Investors More Upbeat on Two Developments

February 25, 2013

It does not look like Berlusconi did well in Italian parliamentary elections, which end today.  The three-time former center-right prime minister and opponent of externally imposed austerity needed a strong voter turnout, and such has been smaller thus far than expected.

European stocks in response have jumped sharply by 2.3% in Germany, 2.1% in Italy, 1.6% in Spain, and 1.5% in France. 

Today’s other big political development is a weekend press report that Japanese Prime Minister Abe has settled on ADB President Harukira Kuroda to be his nominee for the next Bank of Japan Governor and will nominate first runner-up Iwata and Nakaso as the two deputy governors.  Kuroda is more dovish than Muto but somewhat less radical in his ideas than Iwata.  He’s used to running a large organization as ADP Pdt since 2004, has strong communicative skills including English fluency, and has prior extensive experience at the Ministry of Finance.  When he was in charge of currency matters, the dollar averaged 116.8 yen, and he believes such a level is more appropriate than the current level.  The yen hit a new 33-month low after this story broke of 94.60 but shows a 93 per dollar handle at the moment.

The Nikkei, which thrives on weak-yen policies, closed 2.4% higher.  In other share price action, stocks rose 1.0% in Indonesia, 0.8% in Australia and the Philippines, 0.6% so far in Britain, 0.3% in New Zealand and China, and 0.2% in Hong Kong.  But equities fell 0.5% in Taiwan and South Korea.

The dollar is 0.7% softer against the euro but 0.4% stronger against the yen.  The greenback has lost 0.5% against the Swissie and 0.4% versus the kiwi but risen by 0.2% relative to the Canadian dollar and sterling.  The Aussie dollar and Chinese yuan are unchanged against the U.S. currency.

10-year sovereign debt yields firmed two and one basis points in Britain and Germany but dipped two bps in Japan.  Italy’s 2-year debt auction went well.

Commodities have been well bid.  Both WTI oil and gold shot up 1.2% to $94.26 per barrel and $1591.80 per ounce.

China’s HSBC-compiled purchasing managers index for manufacturing unexpectedly fell to a four-month low of 50.4 in February from a two-year peak of 52.3 in January.  Foreign orders contracted.  Chinese fuel prices were raised for the first time since September.

Japanese corporate service prices slid less in January (0.2%) than in January of 2012, trimming the 12-month rate of decline to 0.2% from 0.4% in December.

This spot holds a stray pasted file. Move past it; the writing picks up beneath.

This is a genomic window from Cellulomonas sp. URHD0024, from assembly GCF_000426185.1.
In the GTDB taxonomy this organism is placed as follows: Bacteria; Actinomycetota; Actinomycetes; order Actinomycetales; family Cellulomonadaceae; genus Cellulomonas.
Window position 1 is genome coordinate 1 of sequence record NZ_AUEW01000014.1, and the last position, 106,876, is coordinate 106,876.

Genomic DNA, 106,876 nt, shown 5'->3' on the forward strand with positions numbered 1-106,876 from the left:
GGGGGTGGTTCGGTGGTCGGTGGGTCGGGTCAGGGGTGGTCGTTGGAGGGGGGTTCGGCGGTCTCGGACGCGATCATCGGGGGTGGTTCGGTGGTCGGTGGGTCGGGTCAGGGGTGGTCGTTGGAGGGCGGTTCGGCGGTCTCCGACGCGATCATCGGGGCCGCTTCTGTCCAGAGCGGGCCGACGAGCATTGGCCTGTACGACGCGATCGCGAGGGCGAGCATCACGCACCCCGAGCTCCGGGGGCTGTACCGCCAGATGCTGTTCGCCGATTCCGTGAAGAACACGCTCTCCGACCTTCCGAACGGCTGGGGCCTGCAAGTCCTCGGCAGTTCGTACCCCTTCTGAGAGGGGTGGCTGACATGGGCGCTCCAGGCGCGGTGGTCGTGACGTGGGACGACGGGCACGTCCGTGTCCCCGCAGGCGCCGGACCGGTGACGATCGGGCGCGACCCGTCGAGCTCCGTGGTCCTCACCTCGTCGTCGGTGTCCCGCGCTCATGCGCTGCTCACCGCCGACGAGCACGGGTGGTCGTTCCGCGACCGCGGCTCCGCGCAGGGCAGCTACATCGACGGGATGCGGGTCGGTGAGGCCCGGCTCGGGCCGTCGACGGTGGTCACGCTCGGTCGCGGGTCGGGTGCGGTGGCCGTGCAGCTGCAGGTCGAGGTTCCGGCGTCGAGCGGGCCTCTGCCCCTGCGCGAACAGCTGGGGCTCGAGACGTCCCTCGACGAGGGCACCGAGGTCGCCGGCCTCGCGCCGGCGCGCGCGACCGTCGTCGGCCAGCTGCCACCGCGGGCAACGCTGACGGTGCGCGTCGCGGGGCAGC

Hong Kong posted a HKD 27.4 billion trade deficit in January, well below Decembere’s HKD 48.0 billion deficit but also well above the shortfall of HKD 8.86 billion in the first month of 2012.  On-year import growth of 23.9% exceeded the gain in exports of 17.6%.

In Singapore, CPI inflation slowed to 3.6% in January, lowest in 27 months, from 4.3% in December.  Singapore’s government projects a 2013 fiscal surplus of about 1.1% of GDP.

Britain’s Chancellor of the Exchequer Osborne rejected an watering down of his austere fiscal strategy in the wake of Friday’s news that Moody’s had downgraded U.K. sovereign debt to Aa1 from a triple A rating previously.  The ratings outlook was classified as stable.

According to British Bankers Association data, mortgage approvals totaled 32,288 last month, less than forecast as smaller than the 33.4K amount in December.

Early repayments of the second 3-year ECB LTRO was smaller than the repayment pace associated with the earlier first 3-year LTRO.

Finnish PPI inflation slowed to a six-month low of 0.7% in January versus 1.5% in December.  Greece posted a EUR 1.1 billion trade deficit in December after a EUR 0.9 billion shortfall in November.  Retail sales posted a 2.1% 12-month drop in December in Hungary but a 3.1% on-year rise in January in Poland.  Poland’s jobless rate crested further to 14.2% in January from 13.4% in December.  The composite Czech economic climate index improved 1.6 points to a reading of minus 2.6 in February.  Business confidence there rose 0.6 points to 2.3.

The latest Chicago Fed National Activity Index arrives today, and so does the Dallas Fed manufacturing indexMark Carney, the Governor of the Bank of Canada who takes over the reins in July of the Bank of England, will be testifying in Canadian parliament today.  The Bank of Israel is not expected to change its key interest rate at today’s monthly announcement.

Argo won the Oscar for best picture of 2012.

Copyright 2013, Larry Greenberg.  All rights reserved.  No secondary distribution without express permission.

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